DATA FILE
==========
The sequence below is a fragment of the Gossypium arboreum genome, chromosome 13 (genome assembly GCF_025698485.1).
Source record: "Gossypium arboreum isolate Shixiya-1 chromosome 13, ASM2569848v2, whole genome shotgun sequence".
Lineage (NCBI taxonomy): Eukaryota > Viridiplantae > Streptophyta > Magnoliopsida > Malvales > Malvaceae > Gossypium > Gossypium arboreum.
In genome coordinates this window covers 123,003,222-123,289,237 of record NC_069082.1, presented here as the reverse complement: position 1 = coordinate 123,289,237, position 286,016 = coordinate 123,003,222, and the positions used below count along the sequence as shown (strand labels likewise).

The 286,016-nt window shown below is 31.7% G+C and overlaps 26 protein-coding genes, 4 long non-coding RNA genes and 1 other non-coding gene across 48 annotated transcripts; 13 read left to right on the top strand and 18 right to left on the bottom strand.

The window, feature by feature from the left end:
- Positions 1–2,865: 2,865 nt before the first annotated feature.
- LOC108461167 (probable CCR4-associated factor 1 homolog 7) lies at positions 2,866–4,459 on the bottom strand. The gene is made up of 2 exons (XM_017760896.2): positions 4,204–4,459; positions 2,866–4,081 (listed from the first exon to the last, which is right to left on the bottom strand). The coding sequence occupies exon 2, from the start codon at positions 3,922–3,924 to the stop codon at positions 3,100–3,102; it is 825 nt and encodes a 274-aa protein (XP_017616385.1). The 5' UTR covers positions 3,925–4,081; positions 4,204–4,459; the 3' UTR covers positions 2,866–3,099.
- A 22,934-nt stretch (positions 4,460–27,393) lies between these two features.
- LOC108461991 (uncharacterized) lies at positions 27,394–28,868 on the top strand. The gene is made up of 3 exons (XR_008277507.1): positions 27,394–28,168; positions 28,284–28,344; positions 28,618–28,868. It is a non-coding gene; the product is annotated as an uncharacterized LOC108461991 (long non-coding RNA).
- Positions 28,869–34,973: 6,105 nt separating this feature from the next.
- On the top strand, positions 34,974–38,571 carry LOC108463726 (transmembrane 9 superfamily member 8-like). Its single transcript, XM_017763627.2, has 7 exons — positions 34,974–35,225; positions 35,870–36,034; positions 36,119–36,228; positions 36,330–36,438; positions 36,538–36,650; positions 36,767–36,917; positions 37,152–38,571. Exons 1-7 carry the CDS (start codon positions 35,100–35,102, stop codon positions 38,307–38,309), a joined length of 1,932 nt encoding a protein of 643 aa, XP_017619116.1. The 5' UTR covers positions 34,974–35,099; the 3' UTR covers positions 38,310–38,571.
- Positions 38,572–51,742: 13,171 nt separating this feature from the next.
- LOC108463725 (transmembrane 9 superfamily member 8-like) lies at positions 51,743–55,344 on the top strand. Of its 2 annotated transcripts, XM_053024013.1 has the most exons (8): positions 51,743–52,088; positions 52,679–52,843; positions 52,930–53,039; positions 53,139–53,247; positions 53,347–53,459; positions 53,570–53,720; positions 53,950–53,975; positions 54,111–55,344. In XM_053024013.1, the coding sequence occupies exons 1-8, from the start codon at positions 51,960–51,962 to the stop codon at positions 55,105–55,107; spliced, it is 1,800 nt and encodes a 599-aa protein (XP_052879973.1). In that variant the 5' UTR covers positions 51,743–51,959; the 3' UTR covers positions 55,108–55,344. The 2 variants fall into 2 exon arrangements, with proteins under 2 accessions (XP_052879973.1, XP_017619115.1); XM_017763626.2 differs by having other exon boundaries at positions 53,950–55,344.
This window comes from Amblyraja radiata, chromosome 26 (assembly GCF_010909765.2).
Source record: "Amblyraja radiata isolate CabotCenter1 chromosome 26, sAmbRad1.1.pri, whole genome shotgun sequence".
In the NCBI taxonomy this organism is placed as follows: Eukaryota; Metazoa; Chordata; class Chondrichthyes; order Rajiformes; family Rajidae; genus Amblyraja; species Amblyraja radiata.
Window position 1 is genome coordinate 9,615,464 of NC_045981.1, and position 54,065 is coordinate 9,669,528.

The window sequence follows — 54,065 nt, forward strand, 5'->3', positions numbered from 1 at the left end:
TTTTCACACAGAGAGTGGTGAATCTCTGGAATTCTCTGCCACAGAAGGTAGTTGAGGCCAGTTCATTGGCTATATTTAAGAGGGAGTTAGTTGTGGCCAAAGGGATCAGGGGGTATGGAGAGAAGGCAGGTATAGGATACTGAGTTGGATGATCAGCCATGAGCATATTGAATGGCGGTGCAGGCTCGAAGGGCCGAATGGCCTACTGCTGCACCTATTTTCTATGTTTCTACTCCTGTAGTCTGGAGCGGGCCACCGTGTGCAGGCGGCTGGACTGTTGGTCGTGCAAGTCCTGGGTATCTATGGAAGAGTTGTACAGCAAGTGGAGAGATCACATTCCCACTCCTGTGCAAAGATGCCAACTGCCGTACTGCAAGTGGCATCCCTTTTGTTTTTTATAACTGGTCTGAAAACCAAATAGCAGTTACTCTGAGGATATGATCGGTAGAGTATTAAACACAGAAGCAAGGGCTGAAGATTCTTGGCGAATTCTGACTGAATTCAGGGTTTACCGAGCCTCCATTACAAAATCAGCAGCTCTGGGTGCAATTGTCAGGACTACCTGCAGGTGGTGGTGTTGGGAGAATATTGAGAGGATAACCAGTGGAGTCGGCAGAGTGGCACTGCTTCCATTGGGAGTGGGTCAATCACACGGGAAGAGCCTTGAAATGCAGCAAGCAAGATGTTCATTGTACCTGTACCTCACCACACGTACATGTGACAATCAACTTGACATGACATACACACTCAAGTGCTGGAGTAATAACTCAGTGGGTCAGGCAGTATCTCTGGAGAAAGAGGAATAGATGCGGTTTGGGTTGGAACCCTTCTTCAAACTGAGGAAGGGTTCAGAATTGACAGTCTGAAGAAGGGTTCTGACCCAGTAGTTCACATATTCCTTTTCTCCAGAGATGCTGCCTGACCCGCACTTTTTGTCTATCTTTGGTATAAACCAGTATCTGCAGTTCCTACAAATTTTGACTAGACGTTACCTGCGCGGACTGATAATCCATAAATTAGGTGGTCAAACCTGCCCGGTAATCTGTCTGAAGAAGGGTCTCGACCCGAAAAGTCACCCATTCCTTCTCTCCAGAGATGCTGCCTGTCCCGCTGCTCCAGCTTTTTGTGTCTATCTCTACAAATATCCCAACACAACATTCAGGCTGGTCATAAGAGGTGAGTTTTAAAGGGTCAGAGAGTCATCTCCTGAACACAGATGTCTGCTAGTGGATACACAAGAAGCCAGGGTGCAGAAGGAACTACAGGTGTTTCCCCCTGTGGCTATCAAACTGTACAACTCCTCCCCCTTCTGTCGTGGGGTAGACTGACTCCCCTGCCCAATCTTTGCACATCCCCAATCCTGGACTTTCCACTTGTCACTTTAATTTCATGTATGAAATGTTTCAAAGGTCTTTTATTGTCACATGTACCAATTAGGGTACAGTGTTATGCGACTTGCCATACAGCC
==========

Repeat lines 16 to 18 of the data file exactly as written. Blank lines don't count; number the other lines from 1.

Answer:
Source record: "Amblyraja radiata isolate CabotCenter1 chromosome 26, sAmbRad1.1.pri, whole genome shotgun sequence".
In the NCBI taxonomy this organism is placed as follows: Eukaryota; Metazoa; Chordata; class Chondrichthyes; order Rajiformes; family Rajidae; genus Amblyraja; species Amblyraja radiata.
Window position 1 is genome coordinate 9,615,464 of NC_045981.1, and position 54,065 is coordinate 9,669,528.